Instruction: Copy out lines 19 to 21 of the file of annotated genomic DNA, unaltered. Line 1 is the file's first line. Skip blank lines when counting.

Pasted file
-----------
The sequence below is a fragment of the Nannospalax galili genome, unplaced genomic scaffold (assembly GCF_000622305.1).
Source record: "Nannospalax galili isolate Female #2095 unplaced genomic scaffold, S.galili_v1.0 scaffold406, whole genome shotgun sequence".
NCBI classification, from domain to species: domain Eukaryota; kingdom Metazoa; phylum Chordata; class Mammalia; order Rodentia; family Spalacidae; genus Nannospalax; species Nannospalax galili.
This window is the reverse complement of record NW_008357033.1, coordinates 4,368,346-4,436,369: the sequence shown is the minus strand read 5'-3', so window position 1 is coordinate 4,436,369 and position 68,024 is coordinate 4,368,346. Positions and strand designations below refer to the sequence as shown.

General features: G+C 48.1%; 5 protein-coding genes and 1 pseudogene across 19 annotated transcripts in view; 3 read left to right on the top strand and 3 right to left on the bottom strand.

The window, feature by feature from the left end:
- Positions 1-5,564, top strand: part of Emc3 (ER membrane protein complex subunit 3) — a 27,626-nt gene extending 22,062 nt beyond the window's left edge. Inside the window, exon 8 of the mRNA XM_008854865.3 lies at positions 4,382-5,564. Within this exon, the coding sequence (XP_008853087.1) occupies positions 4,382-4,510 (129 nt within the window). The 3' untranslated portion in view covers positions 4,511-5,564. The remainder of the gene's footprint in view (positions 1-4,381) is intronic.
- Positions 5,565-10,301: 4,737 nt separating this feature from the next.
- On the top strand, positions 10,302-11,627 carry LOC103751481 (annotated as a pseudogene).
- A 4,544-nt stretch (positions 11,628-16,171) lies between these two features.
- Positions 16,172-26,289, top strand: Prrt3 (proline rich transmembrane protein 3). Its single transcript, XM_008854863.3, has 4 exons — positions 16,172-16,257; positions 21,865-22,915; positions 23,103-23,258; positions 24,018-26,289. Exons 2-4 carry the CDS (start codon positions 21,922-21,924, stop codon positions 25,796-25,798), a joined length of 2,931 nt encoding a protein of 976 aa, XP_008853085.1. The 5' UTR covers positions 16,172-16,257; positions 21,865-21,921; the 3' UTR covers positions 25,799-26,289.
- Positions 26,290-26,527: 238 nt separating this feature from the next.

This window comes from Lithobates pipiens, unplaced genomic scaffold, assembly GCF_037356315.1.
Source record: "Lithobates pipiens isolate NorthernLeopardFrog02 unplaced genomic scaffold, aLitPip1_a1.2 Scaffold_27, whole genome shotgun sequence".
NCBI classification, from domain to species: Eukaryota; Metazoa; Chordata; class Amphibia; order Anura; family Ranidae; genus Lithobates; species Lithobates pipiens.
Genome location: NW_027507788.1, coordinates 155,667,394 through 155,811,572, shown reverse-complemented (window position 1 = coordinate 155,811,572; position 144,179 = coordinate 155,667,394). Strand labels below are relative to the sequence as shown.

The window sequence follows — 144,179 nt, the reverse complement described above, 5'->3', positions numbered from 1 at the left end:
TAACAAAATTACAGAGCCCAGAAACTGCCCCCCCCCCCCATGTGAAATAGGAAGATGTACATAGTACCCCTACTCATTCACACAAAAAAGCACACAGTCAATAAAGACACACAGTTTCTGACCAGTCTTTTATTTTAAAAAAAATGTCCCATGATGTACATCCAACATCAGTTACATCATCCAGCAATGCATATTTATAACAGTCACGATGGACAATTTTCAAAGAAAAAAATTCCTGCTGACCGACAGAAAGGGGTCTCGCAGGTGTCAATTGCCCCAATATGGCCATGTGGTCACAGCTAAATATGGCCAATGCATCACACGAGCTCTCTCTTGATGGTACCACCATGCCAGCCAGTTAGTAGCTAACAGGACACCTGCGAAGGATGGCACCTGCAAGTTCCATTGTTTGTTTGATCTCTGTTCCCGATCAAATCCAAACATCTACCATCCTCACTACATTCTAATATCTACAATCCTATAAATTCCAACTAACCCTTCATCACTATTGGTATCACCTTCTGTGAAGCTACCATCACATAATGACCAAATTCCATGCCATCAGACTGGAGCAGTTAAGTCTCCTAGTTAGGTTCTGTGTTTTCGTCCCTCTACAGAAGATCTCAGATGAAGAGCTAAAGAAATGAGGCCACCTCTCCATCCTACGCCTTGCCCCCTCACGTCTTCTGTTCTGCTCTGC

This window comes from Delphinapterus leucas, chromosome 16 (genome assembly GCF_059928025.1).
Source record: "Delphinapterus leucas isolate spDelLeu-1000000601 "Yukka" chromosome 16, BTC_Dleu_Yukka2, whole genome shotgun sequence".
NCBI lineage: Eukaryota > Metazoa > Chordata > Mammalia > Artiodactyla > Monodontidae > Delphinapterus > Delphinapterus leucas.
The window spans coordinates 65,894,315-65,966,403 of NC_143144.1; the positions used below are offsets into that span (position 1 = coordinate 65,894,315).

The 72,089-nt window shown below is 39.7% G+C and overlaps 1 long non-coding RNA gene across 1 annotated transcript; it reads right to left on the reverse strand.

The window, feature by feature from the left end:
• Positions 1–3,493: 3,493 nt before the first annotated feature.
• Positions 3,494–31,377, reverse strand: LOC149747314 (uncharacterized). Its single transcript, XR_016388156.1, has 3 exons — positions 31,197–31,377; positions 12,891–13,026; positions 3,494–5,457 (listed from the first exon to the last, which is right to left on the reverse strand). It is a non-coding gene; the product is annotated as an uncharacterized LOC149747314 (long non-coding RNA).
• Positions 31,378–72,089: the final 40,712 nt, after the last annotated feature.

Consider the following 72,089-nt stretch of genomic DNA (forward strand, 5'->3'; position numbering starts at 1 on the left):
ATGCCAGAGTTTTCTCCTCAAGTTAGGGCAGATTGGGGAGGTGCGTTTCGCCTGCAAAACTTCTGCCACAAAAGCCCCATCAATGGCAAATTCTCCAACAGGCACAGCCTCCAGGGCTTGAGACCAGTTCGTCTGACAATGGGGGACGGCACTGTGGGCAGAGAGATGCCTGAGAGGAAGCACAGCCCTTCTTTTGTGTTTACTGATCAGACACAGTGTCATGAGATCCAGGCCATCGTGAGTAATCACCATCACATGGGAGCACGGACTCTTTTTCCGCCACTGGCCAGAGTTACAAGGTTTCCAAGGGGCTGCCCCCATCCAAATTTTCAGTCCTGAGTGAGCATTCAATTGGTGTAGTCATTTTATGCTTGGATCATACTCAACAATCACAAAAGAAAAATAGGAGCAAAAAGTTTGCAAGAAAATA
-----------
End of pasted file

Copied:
This window comes from Delphinapterus leucas, chromosome 16 (genome assembly GCF_059928025.1).
Source record: "Delphinapterus leucas isolate spDelLeu-1000000601 "Yukka" chromosome 16, BTC_Dleu_Yukka2, whole genome shotgun sequence".
NCBI lineage: Eukaryota > Metazoa > Chordata > Mammalia > Artiodactyla > Monodontidae > Delphinapterus > Delphinapterus leucas.